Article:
Alameda and Santa Clara counties initially reported with less frequency but released the names of participating hotels and motels. On May 11, Santa Clara voted to create a daily dashboard that would also include expenditures. 

Sacramento County was the most secretive of the five counties. Janna Haynes, a county spokesperson, said the county will not release the names nor locations of Project Roomkey hotels to avoid having homeless people congregating outside.

Without a uniform tracker across the participating 58 counties, some numbers reported by the counties conflict with the state reports obtained by Big Local News. For example, in Los Angeles where there is daily information, a comparison of the county’s report for June 9 with the state report of acquisition shows a discrepancy of 700 rooms. 

A spokesperson for the California Department of Social Services confirmed the state’s report uses numbers directly reported by the counties. The variation could be explained by county reports including other noncongregate shelter options, like trailers, or including rooms used to quarantine COVID-19 patients from the count.

Longer-term solutions remain a challenge

When the federal government offered to help finance rooms in hotels and motels for the homeless, 42 of the state’s 58 counties jumped at the opportunity. 

The California State Legislature pledged $150 million and FEMA said it was ready to reimburse up to 75% of Project Roomkey costs. 

At the end of June, state officials deemed the program a success and extended additional funding to counties to launch into the next phase of a homeless housing initiative.

But the amount FEMA will reimburse the counties for the previous costs remains unclear. Its program only reimburses the cost of housing homeless individuals who are COVID-19 positive, exposed to the virus, or considered “high risk” due to their age (over 65) or underlying health conditions.

Not all of the counties follow those guidelines. 

A San Francisco ordinance, for example, includes all homeless San Franciscans, with priority for “especially vulnerable groups,” including homeless individuals over age 60.

While I’m arguing as persuasively as I possibly can for more resources for the homeless … the other half of my brain is saying … as quickly as the economy is declining and local government revenues are degrading, where is the money going to come from?
— Dave Cortese, Santa Clara County Board of Supervisors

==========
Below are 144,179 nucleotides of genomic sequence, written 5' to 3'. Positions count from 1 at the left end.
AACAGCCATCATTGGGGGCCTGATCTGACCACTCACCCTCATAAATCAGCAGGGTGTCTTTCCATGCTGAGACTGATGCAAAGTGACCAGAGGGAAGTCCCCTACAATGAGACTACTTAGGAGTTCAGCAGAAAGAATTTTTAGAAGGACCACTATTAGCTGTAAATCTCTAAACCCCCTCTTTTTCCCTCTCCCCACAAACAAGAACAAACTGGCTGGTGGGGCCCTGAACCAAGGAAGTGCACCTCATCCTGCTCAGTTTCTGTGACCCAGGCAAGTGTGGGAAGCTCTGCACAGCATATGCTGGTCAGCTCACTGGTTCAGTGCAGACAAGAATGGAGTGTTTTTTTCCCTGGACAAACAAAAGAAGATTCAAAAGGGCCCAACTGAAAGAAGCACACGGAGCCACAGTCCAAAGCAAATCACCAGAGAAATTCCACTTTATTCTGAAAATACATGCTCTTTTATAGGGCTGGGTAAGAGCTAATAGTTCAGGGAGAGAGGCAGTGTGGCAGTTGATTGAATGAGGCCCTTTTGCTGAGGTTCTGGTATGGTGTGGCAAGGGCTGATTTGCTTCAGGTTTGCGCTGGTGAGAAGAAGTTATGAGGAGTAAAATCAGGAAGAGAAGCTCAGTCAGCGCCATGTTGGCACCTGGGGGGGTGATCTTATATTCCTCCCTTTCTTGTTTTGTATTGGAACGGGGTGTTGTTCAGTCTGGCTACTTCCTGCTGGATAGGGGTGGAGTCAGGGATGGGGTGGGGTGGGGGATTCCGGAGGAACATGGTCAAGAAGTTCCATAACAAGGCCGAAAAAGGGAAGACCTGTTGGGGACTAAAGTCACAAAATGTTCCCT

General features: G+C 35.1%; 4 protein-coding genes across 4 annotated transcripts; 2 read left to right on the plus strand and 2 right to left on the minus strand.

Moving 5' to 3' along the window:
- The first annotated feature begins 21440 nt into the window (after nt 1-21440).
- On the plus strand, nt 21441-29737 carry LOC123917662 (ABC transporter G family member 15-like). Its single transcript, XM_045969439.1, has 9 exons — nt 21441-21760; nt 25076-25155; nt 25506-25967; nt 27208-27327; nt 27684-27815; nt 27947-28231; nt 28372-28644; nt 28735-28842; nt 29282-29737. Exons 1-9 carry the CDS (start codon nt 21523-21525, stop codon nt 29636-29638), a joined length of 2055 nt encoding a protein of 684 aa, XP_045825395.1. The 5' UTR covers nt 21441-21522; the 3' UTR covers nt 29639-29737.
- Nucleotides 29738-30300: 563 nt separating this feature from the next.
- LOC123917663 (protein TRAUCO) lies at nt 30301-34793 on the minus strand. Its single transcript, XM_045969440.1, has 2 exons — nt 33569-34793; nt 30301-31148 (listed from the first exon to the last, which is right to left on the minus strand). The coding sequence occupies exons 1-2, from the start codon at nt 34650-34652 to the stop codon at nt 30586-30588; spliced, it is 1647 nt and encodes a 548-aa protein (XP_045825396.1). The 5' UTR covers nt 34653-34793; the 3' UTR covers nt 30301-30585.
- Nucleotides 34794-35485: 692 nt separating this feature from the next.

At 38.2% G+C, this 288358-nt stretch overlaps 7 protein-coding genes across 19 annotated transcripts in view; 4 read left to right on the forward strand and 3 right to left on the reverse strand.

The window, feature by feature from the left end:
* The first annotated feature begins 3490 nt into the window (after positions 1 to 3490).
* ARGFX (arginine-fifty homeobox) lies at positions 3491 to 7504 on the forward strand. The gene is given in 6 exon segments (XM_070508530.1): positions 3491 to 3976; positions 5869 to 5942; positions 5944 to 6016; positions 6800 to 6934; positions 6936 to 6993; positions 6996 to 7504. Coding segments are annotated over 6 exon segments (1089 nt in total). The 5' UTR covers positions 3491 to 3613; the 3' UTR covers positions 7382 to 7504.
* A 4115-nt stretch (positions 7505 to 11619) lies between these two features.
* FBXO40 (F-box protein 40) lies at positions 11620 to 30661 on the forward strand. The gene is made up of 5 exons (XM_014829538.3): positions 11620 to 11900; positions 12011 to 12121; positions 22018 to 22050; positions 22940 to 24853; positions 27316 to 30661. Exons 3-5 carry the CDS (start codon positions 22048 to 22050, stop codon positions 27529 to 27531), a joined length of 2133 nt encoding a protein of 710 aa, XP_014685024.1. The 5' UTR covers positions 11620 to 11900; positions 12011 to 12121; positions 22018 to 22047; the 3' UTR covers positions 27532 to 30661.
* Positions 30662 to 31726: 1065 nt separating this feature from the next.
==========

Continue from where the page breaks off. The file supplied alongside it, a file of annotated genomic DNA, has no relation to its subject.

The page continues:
Alameda County wants to lease more hotels and fill them with people coming from unlicensed boarded care homes and other transitional housing, said Lucy Kasdin, director of Alameda County Health Care for the Homeless. But deviating from the official project guidelines could jeopardize the county’s ability to be fully reimbursed.

County agencies running the program did not always know if each of their expenses qualified for reimbursement by FEMA, but spent the money anyway, said Dave Cortese of the Santa Clara County Board of Supervisors.

“Normally that would get someone fired in a noncrisis,” Cortese said. “But this is not ordinary.” 

Now, the counties and the state are shifting to longer-term solutions. On June 30, Newsom announced the expansion of Project Roomkey with a $1.3 billion allocation from the state budget to homeless housing and planning initiatives. Racing against the deadline before federal funding disappears, the state seeks to adopt a solution to address homelessness by converting hotel lease agreements into purchasing deals. The new initiative is called Project Homekey. 

The state will draw on $550 million from the CARES Act and $50 million from state general funding to restore and repurpose various forms of housing in addition to hotels and motels: vacant apartments, residential care facilities, tiny homes. All of these spaces will be devoted to homeless individuals. 

Cortese said the shorter-run FEMA money will come. The bigger concern, he said, is whether this future funding to shelter homeless people will follow, especially as the state prepares for an economic recession. 

“While I’m arguing as persuasively as I possibly can for more resources for the homeless … the other half of my brain is saying … as quickly as the economy is declining and local government revenues are degrading, where is the money going to come from?” Cortese said. 

“This [recession] is by orders of magnitude the worst fiscal situation we’ll ever face and it’s at a time when the social safety net is needed more than ever to protect the vulnerable.”

Delianne, Dworetzky, Moser, Ochavillo and Baucom are from the Graduate Program in Journalism at Stanford University

Lead photo: Los Angeles Family Housing President and CEO Stephanie Klasky-Gamer, right, talks with staff as they move homeless people from an encampment into a Project Roomkey hotel, Monday, April 20, 2020. (Michael Owen Baker/Los Angeles County)